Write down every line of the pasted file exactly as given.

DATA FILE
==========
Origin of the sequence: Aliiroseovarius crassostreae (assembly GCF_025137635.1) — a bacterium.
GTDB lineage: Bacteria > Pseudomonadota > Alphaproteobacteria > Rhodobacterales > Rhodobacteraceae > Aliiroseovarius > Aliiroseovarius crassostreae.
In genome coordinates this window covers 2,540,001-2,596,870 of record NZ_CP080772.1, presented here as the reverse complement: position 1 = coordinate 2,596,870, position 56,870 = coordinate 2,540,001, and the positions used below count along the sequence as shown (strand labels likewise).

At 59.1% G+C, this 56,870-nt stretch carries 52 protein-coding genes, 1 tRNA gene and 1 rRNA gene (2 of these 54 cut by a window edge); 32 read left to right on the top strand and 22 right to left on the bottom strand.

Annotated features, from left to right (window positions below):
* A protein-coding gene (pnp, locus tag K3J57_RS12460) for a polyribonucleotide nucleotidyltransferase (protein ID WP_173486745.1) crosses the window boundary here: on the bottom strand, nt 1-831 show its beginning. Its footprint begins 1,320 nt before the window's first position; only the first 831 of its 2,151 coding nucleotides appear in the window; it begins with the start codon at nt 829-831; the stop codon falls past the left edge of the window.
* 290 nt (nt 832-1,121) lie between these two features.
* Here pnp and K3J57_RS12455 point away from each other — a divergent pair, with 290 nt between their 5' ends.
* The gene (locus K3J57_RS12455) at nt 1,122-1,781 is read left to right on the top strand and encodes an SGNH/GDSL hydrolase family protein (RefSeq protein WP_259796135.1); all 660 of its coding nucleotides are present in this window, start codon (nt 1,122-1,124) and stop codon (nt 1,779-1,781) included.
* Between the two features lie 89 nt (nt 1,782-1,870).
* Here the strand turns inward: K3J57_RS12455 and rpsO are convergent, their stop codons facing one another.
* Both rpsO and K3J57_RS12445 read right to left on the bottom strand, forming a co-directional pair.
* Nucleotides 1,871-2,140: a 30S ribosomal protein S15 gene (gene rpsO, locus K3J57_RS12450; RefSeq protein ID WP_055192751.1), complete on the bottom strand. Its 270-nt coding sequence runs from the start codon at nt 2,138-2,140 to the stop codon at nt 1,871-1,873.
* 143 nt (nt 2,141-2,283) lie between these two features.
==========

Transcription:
Origin of the sequence: Aliiroseovarius crassostreae (assembly GCF_025137635.1) — a bacterium.
GTDB lineage: Bacteria > Pseudomonadota > Alphaproteobacteria > Rhodobacterales > Rhodobacteraceae > Aliiroseovarius > Aliiroseovarius crassostreae.
In genome coordinates this window covers 2,540,001-2,596,870 of record NZ_CP080772.1, presented here as the reverse complement: position 1 = coordinate 2,596,870, position 56,870 = coordinate 2,540,001, and the positions used below count along the sequence as shown (strand labels likewise).

At 59.1% G+C, this 56,870-nt stretch carries 52 protein-coding genes, 1 tRNA gene and 1 rRNA gene (2 of these 54 cut by a window edge); 32 read left to right on the top strand and 22 right to left on the bottom strand.

Annotated features, from left to right (window positions below):
* A protein-coding gene (pnp, locus tag K3J57_RS12460) for a polyribonucleotide nucleotidyltransferase (protein ID WP_173486745.1) crosses the window boundary here: on the bottom strand, nt 1-831 show its beginning. Its footprint begins 1,320 nt before the window's first position; only the first 831 of its 2,151 coding nucleotides appear in the window; it begins with the start codon at nt 829-831; the stop codon falls past the left edge of the window.
* 290 nt (nt 832-1,121) lie between these two features.
* Here pnp and K3J57_RS12455 point away from each other — a divergent pair, with 290 nt between their 5' ends.
* The gene (locus K3J57_RS12455) at nt 1,122-1,781 is read left to right on the top strand and encodes an SGNH/GDSL hydrolase family protein (RefSeq protein WP_259796135.1); all 660 of its coding nucleotides are present in this window, start codon (nt 1,122-1,124) and stop codon (nt 1,779-1,781) included.
* Between the two features lie 89 nt (nt 1,782-1,870).
* Here the strand turns inward: K3J57_RS12455 and rpsO are convergent, their stop codons facing one another.
* Both rpsO and K3J57_RS12445 read right to left on the bottom strand, forming a co-directional pair.
* Nucleotides 1,871-2,140: a 30S ribosomal protein S15 gene (gene rpsO, locus K3J57_RS12450; RefSeq protein ID WP_055192751.1), complete on the bottom strand. Its 270-nt coding sequence runs from the start codon at nt 2,138-2,140 to the stop codon at nt 1,871-1,873.
* 143 nt (nt 2,141-2,283) lie between these two features.